Jon Stewart is riffing on them. The presidential campaigns are grousing about them. But viewers are still tuning in — especially for the Democratic debates.
The 2008 presidential race is already reaching a record for sheer number of debates and forums, and the schedule will accelerate this fall when the news networks have more than a dozen scheduled before a single vote is cast in Iowa or New Hampshire.
But the question is whether viewer interest will be sustained in the primary debates, which have never been the focus of so much intense coverage, especially when the programming competition gets tougher this fall.
“Our biggest concern is we don’t want gimmicks or the production to get in the way,” says Phil Alongi, NBC News’ executive producer of specials. He believes that the two debates he’s producing for MSNBC in September and October will have the added grist of a renewed debate in Congress on Iraq as well as new legislation on No Child Left Behind.
Despite a hiccup in August, the debate ratings have remained strong, despite the relatively few fireworks from the crowded, cautious field.
MSNBC’s coverage of an AFL-CIO forum at Chicago’s Soldier Field drew just 960,000 viewers on Aug. 7, less than half the 2.5 million-plus viewers who watched the CNN/You Tube Democratic debate in July, CNN’s Democratic Debate in New Hampshire in June and Fox’s Republican debate in South Carolina in May.
The first debates on network TV started sluggishly with the Republican matchup Aug. 5 on “This Week with George Stephanopoulos (2.2 million), but the Democratic followup Aug. 19 drew nearly 2.9 million viewers — a 41% increase from what “This Week” drew on the same morning last year and the most to tune in to a debate thus far.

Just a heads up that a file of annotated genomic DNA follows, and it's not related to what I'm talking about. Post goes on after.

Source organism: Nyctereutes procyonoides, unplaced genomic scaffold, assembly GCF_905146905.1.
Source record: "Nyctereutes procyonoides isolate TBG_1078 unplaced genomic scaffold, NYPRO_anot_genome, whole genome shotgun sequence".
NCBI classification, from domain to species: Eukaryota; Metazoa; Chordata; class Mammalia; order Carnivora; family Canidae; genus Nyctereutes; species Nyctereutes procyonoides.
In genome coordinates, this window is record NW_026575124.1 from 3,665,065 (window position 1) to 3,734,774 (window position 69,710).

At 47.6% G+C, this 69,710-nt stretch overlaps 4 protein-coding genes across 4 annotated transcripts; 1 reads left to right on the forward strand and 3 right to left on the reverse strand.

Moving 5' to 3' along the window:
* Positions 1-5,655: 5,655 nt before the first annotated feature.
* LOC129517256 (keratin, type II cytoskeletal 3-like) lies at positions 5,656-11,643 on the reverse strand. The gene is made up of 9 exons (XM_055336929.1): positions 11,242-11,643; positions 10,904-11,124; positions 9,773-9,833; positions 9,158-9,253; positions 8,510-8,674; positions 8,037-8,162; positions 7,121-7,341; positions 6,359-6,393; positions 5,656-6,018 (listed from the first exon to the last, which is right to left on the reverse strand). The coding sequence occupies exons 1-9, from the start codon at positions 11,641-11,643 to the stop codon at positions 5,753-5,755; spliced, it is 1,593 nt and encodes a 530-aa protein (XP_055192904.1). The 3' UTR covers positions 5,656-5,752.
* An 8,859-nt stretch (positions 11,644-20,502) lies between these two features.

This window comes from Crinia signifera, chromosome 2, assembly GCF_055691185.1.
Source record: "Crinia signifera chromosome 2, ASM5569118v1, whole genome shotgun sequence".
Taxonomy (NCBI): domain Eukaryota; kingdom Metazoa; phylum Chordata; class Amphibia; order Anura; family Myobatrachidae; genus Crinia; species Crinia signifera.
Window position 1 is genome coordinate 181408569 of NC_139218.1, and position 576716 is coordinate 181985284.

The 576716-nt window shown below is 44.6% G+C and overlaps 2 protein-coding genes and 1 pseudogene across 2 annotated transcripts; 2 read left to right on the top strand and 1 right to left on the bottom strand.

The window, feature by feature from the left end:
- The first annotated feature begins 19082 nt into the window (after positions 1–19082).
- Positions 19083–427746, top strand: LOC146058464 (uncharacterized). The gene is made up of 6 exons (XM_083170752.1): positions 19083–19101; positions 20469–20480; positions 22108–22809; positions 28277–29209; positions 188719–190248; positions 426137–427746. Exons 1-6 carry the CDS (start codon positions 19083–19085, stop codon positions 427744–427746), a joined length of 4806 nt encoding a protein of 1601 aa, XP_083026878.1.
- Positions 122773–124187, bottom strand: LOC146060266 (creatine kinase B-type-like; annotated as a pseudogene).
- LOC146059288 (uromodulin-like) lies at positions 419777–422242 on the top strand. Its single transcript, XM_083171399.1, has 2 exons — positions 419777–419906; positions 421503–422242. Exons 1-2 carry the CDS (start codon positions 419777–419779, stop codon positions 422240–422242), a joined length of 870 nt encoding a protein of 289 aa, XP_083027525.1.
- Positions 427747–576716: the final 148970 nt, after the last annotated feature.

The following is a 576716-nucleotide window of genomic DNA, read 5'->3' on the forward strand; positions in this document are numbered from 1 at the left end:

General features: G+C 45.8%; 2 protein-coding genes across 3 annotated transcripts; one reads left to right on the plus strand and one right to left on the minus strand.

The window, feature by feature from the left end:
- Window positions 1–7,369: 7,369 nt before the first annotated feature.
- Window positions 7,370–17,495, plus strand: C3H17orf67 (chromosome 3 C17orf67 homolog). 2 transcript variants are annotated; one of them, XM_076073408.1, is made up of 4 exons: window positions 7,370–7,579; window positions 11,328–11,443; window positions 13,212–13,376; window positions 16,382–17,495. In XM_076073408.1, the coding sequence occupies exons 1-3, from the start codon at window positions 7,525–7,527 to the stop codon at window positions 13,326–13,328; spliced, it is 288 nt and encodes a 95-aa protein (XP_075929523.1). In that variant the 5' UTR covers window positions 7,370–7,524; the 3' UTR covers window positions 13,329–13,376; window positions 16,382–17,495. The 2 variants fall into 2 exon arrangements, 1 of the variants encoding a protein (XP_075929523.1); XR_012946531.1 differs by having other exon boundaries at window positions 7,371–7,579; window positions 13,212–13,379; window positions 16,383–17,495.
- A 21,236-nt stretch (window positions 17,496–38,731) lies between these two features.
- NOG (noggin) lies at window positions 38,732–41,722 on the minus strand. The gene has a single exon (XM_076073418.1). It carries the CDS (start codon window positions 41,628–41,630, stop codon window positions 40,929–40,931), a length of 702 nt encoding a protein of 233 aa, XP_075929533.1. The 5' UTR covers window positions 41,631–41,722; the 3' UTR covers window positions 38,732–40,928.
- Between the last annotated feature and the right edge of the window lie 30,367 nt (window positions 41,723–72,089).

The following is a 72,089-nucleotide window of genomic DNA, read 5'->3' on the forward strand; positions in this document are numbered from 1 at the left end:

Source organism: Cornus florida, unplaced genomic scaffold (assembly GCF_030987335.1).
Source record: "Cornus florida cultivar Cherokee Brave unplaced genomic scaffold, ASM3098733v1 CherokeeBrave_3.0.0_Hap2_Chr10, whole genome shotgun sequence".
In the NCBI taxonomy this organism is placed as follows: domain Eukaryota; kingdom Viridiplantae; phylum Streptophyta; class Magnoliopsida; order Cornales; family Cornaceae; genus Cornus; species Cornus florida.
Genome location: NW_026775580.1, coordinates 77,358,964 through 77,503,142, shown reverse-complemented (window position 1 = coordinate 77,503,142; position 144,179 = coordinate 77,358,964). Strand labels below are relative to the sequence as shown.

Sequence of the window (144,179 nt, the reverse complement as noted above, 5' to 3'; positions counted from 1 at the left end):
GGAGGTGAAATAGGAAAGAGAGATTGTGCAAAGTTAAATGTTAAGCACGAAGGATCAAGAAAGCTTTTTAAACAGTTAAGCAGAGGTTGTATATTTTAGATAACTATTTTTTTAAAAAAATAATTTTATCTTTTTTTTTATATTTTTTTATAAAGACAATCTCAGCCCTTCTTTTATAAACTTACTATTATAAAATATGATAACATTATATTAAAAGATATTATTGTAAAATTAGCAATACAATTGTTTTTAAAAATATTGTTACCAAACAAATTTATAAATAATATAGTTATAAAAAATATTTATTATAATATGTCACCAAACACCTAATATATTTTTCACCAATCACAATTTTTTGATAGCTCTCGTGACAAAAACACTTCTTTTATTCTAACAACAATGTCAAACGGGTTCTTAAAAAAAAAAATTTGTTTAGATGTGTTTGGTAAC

Neither debate topped the ratings for NBC’s competing “Meet the Press,” which aired Karl Rove’s exit interview against the Democrats.
This year’s primary debates have delivered more viewers, earlier in the process, than any election season in the past decade. All figures are significantly higher than debates held much later in the process in the 2000 and 2004 cycles.
“It suggests extraordinary interest in the campaign,” says CNN political director Sam Feist.
So far, CNN, MSNBC, Fox News Channel and ABC News have hosted nine debates and forums, not including forums like those held by gay cabler Logo.
CNN, FNC, MSNBC and CBS have 14 scheduled between them between Sept. and January — not to mention the local forums, like a pair of AARP-sponsored events in Iowa to be televised by PBS, or the Democratic forum to be held by Univision on Sept. 9.
MTV and MySpace.com just added another slew of dates to the fall schedule with the next iteration of its “Choose or Lose” franchise.
Those involved in the campaigns have expressed their weariness at the sheer number of events.
“I’m fatigued,” said one Democratic operative. “Anyone who has been following it hears the same topics and the same answers, and the positions aren’t changing.”
Sen. Hillary Clinton was the first to try to limit her schedule, by saying last spring she would commit to debates sanctioned by the Democratic National Committee only. The DNC began sanctioning debates in 2004 to give Democrats an easy out when various interest groups come calling.
Sen. Barack Obama’s campaign took a more drastic step last week, saying he would severely cut back on the number he’s willing to attend.
“Unfortunately, we simply cannot run the kind of campaign we want and need to, engaging with voters in the early states and February 5 states, if our schedule is dictated by dozens of forums and debates,” wrote campaign manager David Plouffe.
For the debates this fall, the nets are looking for ways to bring original voices into the discussions and to knock the campaigns off their talking points.
Part of the problem for the networks is the sheer number of candidates on the podium, and the nature of primary debates themselves.
“You’ve got too big a field now, so you’re not really getting down to the difference between candidates,” says GOP strategist Jennifer Millerwise Dyck. “Then they don’t want to rip each other apart in front of the primary voters. The strategy in most cases is to do no harm — and that isn’t an exercise in informing the public.”